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Without brand strategy, your marketing efforts will likely fail

When you think of Apple, it’s less likely you’ll remember a specific Ad campaign or piece of content, but more likely their sleek design, simple messaging, and product consistency. You’ll remember how you felt interacting with their brand.

In any marketing organization, you’re always balancing the macro and micro. You’re constantly playing offense and defense. Especially if you’re pushing to evolve a company on a larger scale.

The macro consists of taking a step back to understand your users, their pain points, their mindset. It’s taking a step back to ensure your products and services are positioned to solve their needs and differentiate yourself from competitors. It’s the brand strategy.

The micro consists of the day-to-day, the content you produce, the campaigns you run, the partnerships you form, the events you throw, the features you create, and the customer service you deploy.

While the micro is the measurable, the meat, the work that proves if you’re successful or not, if you don’t get the macro right, then the micro will ultimately fail. Sure, you can sustain developing content, sending emails, and pushing Ads for a while, but you need the right positioning, a consistent message, and visual identity in order to make an organization successful long term.

So, when it comes to brand strategy, where do you start? No matter how complicated any agency makes it seem, it comes down to 5 primary buckets:

Start with the initial research & conversations

  • This is a two-fold intake process. It’s taking inventory of the historic marketing content and assets – understanding how you (currently) talk about your business, products, and how it all comes to life. It’s also having conversations with key internal and external stakeholders to understand, strengths, weaknesses, and gut-reactions when it comes to the company. These two steps and will set up the rest of the process.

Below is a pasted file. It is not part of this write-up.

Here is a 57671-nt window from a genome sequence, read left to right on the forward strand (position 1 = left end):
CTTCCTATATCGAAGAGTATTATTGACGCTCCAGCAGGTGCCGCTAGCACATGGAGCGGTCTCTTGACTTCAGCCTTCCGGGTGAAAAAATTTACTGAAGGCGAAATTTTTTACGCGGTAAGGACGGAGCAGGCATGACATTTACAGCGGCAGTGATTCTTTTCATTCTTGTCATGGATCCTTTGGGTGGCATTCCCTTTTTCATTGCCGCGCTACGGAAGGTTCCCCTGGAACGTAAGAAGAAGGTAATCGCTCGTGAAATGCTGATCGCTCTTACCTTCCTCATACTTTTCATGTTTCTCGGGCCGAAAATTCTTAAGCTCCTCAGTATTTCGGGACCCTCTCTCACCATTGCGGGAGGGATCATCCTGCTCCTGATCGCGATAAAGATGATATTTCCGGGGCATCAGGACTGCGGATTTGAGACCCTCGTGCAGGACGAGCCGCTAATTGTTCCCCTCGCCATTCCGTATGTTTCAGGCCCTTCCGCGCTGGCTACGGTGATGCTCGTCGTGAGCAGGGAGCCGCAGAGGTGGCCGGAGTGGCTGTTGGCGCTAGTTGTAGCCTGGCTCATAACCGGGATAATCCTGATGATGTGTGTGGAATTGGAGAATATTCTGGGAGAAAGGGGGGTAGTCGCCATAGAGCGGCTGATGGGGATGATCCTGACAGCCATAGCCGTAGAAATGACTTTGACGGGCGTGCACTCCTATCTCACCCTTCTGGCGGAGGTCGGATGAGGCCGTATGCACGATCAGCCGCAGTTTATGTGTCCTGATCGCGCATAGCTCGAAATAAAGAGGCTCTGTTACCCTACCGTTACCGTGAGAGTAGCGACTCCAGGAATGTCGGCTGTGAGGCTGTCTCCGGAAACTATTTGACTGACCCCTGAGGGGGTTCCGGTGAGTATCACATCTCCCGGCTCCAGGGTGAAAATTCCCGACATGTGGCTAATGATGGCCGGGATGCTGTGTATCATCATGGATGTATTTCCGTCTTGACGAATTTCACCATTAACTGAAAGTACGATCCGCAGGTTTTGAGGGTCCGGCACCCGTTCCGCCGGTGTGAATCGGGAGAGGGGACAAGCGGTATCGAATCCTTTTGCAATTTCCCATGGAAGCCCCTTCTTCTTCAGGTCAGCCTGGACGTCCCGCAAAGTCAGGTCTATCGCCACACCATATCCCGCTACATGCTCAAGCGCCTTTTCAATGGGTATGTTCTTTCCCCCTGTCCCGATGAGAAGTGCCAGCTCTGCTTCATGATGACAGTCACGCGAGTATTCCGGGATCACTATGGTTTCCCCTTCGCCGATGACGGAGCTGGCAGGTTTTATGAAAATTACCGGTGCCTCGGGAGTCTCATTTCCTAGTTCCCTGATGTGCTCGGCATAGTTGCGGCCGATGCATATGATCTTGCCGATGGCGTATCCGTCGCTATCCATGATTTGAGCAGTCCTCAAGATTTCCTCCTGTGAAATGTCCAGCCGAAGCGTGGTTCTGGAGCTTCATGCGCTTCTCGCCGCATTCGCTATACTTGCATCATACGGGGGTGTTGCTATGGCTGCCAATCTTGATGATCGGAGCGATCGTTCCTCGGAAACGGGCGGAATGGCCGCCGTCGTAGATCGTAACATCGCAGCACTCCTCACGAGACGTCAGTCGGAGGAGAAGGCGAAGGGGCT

Bring in the competitors

  • Once you collect the information and have the conversations, it’s time to look at your competitors. You’re still in the intake phase, but you’re looking outward towards your industry. You need to understand, at scale, how others talk about similar products and how they position themselves against you. The key is to analyze at least 5 industry leaders, but the more the merrier.

Find the differentiating factor

  • Once you complete the intake phase, it’s time to start the analysis phase. Based on what you gathered in the upfront research, identify your differentiating factor(s). Ask yourself, what about your brand and products make you different? And, how can you position your products so it’s solving a user need and cutting through the noise? This step will ultimately inform a number of different items, including your positioning.

Develop the positioning

  • Positioning development is a critical piece to the puzzle and requires a lot of time and brainstorming. Additionally, this step usually goes through 2-3 rounds of refinement based on management feedback. Take the differentiating factor(s) you identified and develop your messaging platform. This means taking time to identify your brand voice, value prop, supporting messaging pillars, product descriptions, and taglines. The positioning document is your anchor and the copy that comes out of it should always be woven into your content in some form or another.

Bring the positioning to life visually

  • The reason the visual identity comes after the positioning is that the messaging should inform your visual identity. Apple’s simplistic messaging informs their sleek design. Tesla’s futuristic value prop informs everything they do. How you position your company informs the design. If you have messaging and positioning that is extremely futuristic, then go with a more bland color palette and subtle graphics, it probably won’t work. These two things should complement each other. The visual identity usually includes color palettes, fonts, icons, imagery, etc.

Bottom line:

Brand strategy is often misunderstood in most organizations and those outside of marketing will likely question why it matters… But, brand strategy is always the most critical element.  You develop all content with the messaging at the core, weaving it through different pieces, ads, etc… You create all the assets in the visual identity you established. This way, as you deploy the micro, consistency is at the core. So, whether you do this internally, or partner with an agency, the macro always needs to come first. Without it, you’re just another product or service.

-Al Cavalieri


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